At least that’s what I thought was going to happen. That’s what should have happened. But insiders already knew what Joe Public didn’t. There was trouble in Paradise, at least in the Motown branch of it. The real Mary Wells was a complex young woman who’d come up from a rough background; the various professional faces of the singer covered up a complicated psyche, grappling with the pressures of success and high visibility. Being black in 60’s America was a challenge in itself. The problems of being a black cross-over celebrity in a significantly racist environment must have created some level of psychic overload. Mary formed some intense relationships at Motown, not just with father figure Gordy, but with mentor/alter ego Smokey (was she Mary or Smokey when she sang his songs?), with the other females at the label, all of whom probably adored or envied her, maybe both. Certainly powerful bonds must have emerged among some of the singers and musicians (Mary among them) who worked their way through those grueling, often humiliating, sometimes life-threatening tours in the Deep South. In the early 60’s Mary wed Motown jack-of-all-trades Herman Griffin, his low-on–the-Motown-totem-pole position somewhat shaken up by his marriage to the label’s reigning prima donna. The union ended in ’63 but he seems to have remained – at least for a while– a key adviser.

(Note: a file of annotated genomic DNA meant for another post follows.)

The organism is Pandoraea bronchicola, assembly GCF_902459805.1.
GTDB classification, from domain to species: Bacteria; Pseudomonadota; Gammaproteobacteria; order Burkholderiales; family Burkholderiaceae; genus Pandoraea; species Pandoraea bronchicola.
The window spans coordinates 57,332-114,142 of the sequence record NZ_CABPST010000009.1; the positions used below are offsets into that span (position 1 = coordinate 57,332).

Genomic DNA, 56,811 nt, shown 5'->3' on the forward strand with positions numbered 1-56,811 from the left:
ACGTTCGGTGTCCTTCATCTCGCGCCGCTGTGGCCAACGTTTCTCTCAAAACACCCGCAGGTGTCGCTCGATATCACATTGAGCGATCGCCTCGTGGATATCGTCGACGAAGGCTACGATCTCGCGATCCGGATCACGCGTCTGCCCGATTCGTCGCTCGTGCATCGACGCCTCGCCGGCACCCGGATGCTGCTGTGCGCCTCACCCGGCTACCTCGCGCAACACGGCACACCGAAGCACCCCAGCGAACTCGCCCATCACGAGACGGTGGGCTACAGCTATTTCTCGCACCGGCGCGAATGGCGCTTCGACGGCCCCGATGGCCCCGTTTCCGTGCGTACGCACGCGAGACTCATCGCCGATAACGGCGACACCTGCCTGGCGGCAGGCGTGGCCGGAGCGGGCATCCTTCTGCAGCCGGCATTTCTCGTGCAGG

Now, Gordy was famous for running his company like a Detroit motor factory - 24-7 and full speed ahead. His employees were mostly young and ambitious, thrilled to be onboard at all and ready to buckle down and work their tails off. Doing whatever had to be done to grab a place in the parade. And there seems little doubt there was a genuine team spirit at Motown. A family feeling - and for some of these kids that had either been missing in their lives or had been such a crucial part of their experience that they craved something similar in the workplace. Hitsville offered a sense of spontanaiety and communal creativity - and in an organization that represented both stability and upward mobility. Company members seemed genuinely proud of Detroit. And - more and more – the town was returning the feeling. A David & Goliath dynamic pitched Motown against the music biz giants – and every success, big or small, seemed to represent genuine strides for black America. But it wasn’t a place to get rich – unless you were Berry Gordy. Now Gordy was music-mad himself, with talent of his own, charisma to burn plus a real ear for what the public might want –even before they knew they wanted it. But he was also a capital B Businessman . Without his drive and ability, there’d have been no Motown. And he and his close-knit family kept a sharp eye on the bottom line. ”The buck stops here” meant just that. Motown contracts (and the firm was hardly alone in this) contained a million ways to make sure the company (not the artists) got the lion’s share of the profits. If you were starting out, it seemed worth the gamble just to be onboard the Motown juggernaut. But, once you’d hit a conspicuous level of success (and Mary was the first to make it into the celebrity stratosphere), you couldn’t help feeling underappreciated – and certainly underpaid. The team ethic was something Gordy inculcated into his Motown family. It was good for morale and it was good for business. But Mary, urged on by Griffin, began to feel the deal at Motown was not good for her. Courted by the Beatles, extolled by the music press, selling records all over the globe, Mary felt she was missing out on her due. For her 21st birthday (May 1964) Gordy tossed her a party complete with a $5000 mink stole as a bonus. But what papa felt like giving was no longer enough. Days later, Mary shocked Gordy by suing for release from her contract on the grounds she’d been under-age when she signed it. Gordy was flabbergasted at what he saw as ingratitude and betrayal. Negotiations started and stalled several times as the months dragged on. Even within the press, back then not yet the paparazzi-fuelled entertainment rumor mill we know today, few details were reported. And fans like myself just wondered about the strange radio silence. Month after month dragged by with no follow-up single to “My Guy”. The new Golden Era seemed to be stuck in freeze-frame. When Mary finally won her suit, Gordy was shell-shocked – and Mary was, too. In spite of the $200,000 advance, 20th Century Records had given her, she had to know she was heading into uncharted waters. She’d virtually grown up at Motown. Everything she’d learn as a professional, she’d learned there. Almost everyone who’d worked with her, guided her, molded her was still there.